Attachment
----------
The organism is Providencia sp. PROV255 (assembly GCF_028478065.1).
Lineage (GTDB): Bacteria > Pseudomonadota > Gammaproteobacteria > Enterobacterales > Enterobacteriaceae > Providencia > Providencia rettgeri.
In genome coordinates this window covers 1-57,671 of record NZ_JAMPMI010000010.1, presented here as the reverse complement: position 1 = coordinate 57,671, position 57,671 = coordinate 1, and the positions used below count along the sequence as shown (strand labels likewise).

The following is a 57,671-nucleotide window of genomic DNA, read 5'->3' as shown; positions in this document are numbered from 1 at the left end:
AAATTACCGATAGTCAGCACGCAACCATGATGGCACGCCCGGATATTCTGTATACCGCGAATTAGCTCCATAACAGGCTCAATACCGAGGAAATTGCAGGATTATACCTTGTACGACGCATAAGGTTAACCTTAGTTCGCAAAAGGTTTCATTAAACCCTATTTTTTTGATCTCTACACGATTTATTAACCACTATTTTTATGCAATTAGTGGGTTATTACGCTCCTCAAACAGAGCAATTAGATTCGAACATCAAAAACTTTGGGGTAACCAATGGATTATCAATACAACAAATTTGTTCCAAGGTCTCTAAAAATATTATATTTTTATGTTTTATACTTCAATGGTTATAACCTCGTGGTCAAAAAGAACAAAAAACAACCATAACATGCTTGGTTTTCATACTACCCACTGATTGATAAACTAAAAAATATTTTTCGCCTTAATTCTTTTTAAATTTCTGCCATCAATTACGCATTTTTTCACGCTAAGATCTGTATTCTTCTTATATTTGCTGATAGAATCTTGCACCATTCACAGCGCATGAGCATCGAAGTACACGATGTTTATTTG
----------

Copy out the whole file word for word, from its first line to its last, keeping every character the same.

The organism is Providencia sp. PROV255 (assembly GCF_028478065.1).
Lineage (GTDB): Bacteria > Pseudomonadota > Gammaproteobacteria > Enterobacterales > Enterobacteriaceae > Providencia > Providencia rettgeri.
In genome coordinates this window covers 1-57,671 of record NZ_JAMPMI010000010.1, presented here as the reverse complement: position 1 = coordinate 57,671, position 57,671 = coordinate 1, and the positions used below count along the sequence as shown (strand labels likewise).

The following is a 57,671-nucleotide window of genomic DNA, read 5'->3' as shown; positions in this document are numbered from 1 at the left end:
AAATTACCGATAGTCAGCACGCAACCATGATGGCACGCCCGGATATTCTGTATACCGCGAATTAGCTCCATAACAGGCTCAATACCGAGGAAATTGCAGGATTATACCTTGTACGACGCATAAGGTTAACCTTAGTTCGCAAAAGGTTTCATTAAACCCTATTTTTTTGATCTCTACACGATTTATTAACCACTATTTTTATGCAATTAGTGGGTTATTACGCTCCTCAAACAGAGCAATTAGATTCGAACATCAAAAACTTTGGGGTAACCAATGGATTATCAATACAACAAATTTGTTCCAAGGTCTCTAAAAATATTATATTTTTATGTTTTATACTTCAATGGTTATAACCTCGTGGTCAAAAAGAACAAAAAACAACCATAACATGCTTGGTTTTCATACTACCCACTGATTGATAAACTAAAAAATATTTTTCGCCTTAATTCTTTTTAAATTTCTGCCATCAATTACGCATTTTTTCACGCTAAGATCTGTATTCTTCTTATATTTGCTGATAGAATCTTGCACCATTCACAGCGCATGAGCATCGAAGTACACGATGTTTATTTG